OPINION: The plight of the modern-day racist

Perhaps the most interesting aspect of bigotry today is how it seems to take place primarily online or behind closed doors. 

By now, most people have seen the Coca-Cola Super Bowl commercial in which “America the Beautiful” is performed in seven different languages spoken in the United States today against the backdrop of the scenery and diversity of American society. In addition to the commercial itself, most people have also heard of the vitriolic reaction of many outraged Twitter users, all of whom seemed to take personal offense to the six non-English languages featured in the commercial.

The reaction on Twitter was to be expected. The Internet is an echo chamber of ignorance and racism, as we’ve seen before when Indian-American Nina Davuluri was crowned Miss America and when Puerto Rican-American Marc Anthony performed the National Anthem at the 2013 MLB All-Star game. The impersonal nature of Twitter and Facebook allows the bigoted to speak their minds without an immediate threat of repercussion. This leads to these painful xenophobic spectacles following the broadcast of anything and anyone not conforming to the straight, white Christian archetype.

As a non-white, non-Christian American, I can easily say that I wasn’t all that upset by the online reaction to the Coca-Cola commercial. Unfortunately, as any individual belonging to a marginalized group understands, there will always be hateful, bigoted people somewhere in the world. What we don’t expect, however, is to find these people to be the very people we interact with on a daily basis.

Recently, a white friend mentioned to me in passing that when the commercial aired, the group of people she was with were outraged because “this is America” and “we speak English.”

Another friend, also white, related that an individual he was with used crude, offensive words to describe some of the ethnicities depicted in it.

I was struck by these accounts, both of which were from Mason students, because I have never heard such bigoted language in this part of the country. I went to a high school in which white people were considered a minority, the student population elected two consecutive gay class presidents, and it was just as common to hear Spanish being spoken in the halls as English. Like some other Northern Virginia natives, I naively assumed this level of tolerance and diversity was relatively constant across the region. Obviously, I couldn’t have been more wrong.

I have never heard racist rhetoric said directly to me for an obvious reason: I have brown skin. What these anecdotes illustrate is that racist individuals will remain silent in front of the marginalized, but show their true colors amongst those like them.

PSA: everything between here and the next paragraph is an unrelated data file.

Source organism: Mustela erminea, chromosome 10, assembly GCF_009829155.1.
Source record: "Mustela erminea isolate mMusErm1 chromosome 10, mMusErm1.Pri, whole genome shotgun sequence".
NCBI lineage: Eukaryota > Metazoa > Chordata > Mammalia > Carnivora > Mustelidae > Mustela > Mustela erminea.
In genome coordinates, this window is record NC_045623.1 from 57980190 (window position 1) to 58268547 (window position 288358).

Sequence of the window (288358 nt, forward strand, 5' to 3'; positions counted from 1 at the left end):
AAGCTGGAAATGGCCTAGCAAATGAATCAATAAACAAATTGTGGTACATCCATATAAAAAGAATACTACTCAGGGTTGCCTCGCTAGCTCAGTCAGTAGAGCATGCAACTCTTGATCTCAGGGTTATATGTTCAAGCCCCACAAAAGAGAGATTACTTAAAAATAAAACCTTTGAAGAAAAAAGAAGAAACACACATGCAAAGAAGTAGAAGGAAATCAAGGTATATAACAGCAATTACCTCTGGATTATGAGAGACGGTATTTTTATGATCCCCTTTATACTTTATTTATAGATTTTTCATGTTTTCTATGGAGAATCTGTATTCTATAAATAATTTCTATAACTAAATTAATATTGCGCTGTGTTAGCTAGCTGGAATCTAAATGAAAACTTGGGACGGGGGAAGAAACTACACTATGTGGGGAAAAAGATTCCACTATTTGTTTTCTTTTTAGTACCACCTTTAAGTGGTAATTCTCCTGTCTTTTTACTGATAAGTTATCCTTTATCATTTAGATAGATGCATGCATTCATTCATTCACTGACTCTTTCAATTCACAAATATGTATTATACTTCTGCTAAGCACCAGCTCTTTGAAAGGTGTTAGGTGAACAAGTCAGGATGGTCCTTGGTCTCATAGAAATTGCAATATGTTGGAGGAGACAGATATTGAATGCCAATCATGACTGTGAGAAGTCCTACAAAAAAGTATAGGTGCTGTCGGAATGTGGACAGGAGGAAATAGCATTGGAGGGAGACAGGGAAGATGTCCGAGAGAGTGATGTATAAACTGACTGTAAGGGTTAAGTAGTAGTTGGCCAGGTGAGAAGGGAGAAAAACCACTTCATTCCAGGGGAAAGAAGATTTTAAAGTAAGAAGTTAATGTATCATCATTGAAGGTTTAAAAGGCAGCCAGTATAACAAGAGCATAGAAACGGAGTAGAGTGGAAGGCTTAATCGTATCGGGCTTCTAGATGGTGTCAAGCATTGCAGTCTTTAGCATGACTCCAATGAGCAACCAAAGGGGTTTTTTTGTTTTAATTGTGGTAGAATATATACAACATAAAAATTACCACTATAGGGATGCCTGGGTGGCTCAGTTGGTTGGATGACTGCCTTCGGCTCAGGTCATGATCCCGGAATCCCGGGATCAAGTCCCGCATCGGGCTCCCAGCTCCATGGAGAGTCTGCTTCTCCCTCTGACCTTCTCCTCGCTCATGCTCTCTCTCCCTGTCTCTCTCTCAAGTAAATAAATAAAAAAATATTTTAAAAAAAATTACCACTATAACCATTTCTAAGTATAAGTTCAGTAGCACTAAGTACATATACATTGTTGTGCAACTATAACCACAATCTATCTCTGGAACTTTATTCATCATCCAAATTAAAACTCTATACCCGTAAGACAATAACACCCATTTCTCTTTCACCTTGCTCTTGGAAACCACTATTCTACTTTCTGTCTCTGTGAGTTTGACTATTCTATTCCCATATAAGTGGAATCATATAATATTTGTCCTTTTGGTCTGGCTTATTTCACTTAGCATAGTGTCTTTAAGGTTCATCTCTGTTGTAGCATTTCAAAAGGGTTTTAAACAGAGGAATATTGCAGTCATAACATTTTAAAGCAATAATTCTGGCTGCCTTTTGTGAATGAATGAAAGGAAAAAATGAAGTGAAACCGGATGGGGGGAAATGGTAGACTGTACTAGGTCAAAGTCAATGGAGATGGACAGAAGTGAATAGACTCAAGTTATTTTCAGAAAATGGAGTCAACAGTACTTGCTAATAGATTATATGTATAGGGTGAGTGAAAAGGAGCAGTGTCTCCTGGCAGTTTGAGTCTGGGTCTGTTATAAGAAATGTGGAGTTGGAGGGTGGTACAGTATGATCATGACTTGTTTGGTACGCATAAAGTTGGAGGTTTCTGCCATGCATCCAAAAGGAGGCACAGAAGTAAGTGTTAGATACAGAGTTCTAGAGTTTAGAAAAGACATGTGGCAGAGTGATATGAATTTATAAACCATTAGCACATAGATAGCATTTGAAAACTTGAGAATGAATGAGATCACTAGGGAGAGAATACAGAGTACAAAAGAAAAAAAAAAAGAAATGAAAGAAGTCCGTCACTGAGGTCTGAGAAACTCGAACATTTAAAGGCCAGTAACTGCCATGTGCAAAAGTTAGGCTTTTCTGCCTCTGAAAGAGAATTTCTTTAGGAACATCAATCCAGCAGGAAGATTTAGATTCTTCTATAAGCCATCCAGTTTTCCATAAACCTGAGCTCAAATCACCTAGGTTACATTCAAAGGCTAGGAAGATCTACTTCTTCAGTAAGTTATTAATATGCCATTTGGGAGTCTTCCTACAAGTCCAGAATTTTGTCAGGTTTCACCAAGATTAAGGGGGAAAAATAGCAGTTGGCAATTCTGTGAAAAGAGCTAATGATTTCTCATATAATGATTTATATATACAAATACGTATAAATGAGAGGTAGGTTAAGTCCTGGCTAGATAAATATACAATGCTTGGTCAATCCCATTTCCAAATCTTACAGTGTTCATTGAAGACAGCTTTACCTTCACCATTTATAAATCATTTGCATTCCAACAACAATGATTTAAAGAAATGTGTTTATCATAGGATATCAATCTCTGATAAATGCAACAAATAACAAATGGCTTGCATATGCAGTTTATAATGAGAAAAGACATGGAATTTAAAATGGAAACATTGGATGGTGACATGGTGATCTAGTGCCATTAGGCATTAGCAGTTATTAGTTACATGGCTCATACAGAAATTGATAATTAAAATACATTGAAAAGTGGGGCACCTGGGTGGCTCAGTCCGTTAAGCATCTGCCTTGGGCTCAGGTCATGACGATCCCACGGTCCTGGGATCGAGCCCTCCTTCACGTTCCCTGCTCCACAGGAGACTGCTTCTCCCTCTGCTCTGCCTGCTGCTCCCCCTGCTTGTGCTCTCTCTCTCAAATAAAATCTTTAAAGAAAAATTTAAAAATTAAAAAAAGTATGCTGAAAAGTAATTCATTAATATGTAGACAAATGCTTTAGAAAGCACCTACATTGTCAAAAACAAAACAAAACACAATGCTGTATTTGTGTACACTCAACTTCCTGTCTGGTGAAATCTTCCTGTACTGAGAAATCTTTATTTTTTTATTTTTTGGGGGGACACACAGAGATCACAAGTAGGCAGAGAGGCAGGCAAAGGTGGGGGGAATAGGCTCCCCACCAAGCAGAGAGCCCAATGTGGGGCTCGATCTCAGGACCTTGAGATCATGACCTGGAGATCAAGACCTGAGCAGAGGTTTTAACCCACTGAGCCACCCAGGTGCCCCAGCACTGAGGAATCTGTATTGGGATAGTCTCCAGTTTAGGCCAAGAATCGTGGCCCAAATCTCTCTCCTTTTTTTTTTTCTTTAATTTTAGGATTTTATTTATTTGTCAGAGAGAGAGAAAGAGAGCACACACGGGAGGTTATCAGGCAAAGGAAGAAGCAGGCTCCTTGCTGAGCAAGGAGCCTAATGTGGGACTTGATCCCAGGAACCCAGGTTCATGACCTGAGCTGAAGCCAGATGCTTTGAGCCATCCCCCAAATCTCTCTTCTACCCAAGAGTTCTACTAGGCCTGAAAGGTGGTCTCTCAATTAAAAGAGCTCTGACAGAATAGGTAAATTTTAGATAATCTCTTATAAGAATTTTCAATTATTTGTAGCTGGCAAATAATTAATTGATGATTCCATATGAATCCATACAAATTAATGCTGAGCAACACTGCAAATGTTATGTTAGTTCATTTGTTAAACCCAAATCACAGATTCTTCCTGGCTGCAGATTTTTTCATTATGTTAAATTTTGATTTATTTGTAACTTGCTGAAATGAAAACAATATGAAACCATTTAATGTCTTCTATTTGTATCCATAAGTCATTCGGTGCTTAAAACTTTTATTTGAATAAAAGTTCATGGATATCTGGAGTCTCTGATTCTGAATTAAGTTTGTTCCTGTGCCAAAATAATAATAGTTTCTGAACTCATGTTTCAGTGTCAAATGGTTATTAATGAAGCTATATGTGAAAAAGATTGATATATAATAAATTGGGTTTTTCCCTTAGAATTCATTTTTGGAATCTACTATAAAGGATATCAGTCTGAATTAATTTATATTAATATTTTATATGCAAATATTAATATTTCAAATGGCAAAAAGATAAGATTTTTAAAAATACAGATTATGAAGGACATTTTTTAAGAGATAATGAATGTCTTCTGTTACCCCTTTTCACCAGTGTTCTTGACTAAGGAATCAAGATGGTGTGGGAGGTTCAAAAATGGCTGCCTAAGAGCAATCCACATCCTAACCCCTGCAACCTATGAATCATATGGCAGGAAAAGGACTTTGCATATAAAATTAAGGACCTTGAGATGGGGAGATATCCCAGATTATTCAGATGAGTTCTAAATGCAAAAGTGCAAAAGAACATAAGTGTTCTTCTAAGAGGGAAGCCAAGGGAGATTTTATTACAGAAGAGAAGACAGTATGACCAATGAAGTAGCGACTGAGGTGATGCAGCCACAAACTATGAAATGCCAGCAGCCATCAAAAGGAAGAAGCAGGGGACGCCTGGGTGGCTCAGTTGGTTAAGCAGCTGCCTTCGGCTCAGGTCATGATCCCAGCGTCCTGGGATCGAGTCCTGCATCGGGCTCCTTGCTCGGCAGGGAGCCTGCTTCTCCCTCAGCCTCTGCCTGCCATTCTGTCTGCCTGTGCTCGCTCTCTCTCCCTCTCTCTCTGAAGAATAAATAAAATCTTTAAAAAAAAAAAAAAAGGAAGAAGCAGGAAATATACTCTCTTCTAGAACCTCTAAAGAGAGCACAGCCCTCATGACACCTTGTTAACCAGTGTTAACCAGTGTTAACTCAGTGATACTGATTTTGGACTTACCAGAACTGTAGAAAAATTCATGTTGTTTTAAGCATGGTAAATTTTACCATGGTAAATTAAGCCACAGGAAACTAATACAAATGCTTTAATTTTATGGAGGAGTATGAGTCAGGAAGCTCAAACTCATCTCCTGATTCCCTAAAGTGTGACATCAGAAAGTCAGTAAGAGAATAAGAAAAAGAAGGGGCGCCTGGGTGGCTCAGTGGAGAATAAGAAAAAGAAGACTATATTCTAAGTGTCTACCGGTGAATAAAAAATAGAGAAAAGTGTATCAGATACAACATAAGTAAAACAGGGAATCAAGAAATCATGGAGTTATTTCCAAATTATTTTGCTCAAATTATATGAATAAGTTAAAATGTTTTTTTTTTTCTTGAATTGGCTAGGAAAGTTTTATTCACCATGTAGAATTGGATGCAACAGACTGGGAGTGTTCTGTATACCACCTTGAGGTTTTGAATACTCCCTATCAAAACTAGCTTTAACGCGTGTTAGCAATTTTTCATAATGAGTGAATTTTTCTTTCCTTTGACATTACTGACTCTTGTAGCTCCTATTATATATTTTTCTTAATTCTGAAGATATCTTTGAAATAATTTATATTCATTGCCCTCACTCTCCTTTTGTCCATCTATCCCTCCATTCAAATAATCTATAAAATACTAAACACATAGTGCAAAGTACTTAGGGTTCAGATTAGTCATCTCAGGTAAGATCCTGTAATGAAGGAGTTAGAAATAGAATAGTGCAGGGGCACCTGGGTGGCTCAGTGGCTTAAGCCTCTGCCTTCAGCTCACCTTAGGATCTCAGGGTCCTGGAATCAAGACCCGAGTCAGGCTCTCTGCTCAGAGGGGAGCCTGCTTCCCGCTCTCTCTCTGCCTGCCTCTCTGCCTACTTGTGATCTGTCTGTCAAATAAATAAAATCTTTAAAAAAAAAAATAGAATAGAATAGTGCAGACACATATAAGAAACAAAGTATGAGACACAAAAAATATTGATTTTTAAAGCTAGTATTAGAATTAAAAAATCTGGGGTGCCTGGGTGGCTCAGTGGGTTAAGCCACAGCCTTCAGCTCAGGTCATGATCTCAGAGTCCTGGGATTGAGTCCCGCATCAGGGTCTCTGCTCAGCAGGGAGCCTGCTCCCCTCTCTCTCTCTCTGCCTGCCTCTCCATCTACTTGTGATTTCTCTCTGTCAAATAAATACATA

Racism is just as alive today as it was a few decades ago. The difference is, racism has been forced out of the public sphere, but it still lives on and festers in private circles, unable to manifest as explicitly as it was once able to. Racists keep to themselves, silently cursing the multitude of languages spoken in the United States today, as well as ostracizing those who are different than them amongst each other while maintaining poker faces in the civilized public sphere. 

This exclusion of ideology from the public sphere is not only limited to racism. Sexism and homophobia face similar realities. On the surface, homophobia may seem to be dissipating, especially when looking at the sensationalism of the marriage equality cause by artists such as Macklemore & Ryan Lewis, but this rhetorical tolerance in the public sphere means little when confronted with data that indicates that poverty rates are higher for LGBTQ adults than for heterosexual adults. In a study published by the Williams Institute at UCLA, researchers found that “24% of lesbian and bisexual women are poor, compared with only 19% of heterosexual women.” Similarly, the rhetorical condemnation of racist ideology in day-to-day interactions means virtually nothing for those individuals still subject to individual and systematic discrimination by defenders/protectors of an institution now confined to the private sphere.

I grew up speaking English and Urdu bilingually, with neither of them being my true first language. In my family conversations, one language always morphed into the other depending on the context, and I still find myself unable to fully express myself in either language by itself. Urdu is unquestionably an American language for both myself and for the millions of other Pakistani/Kashmiri/Indian-Americans living in this country, and I’m grateful to Coca-Cola for using their platform to indicate that we aren’t foreigners living in a foreign land. This is a nation built upon the idea of pluralism of ideology, faith, and speech. Those of us that speak non-English languages are, in fact, Americans in the truest sense.

The fact that our country lacks an official language is not an accident; rather, every single language we speak is by definition a national language. 

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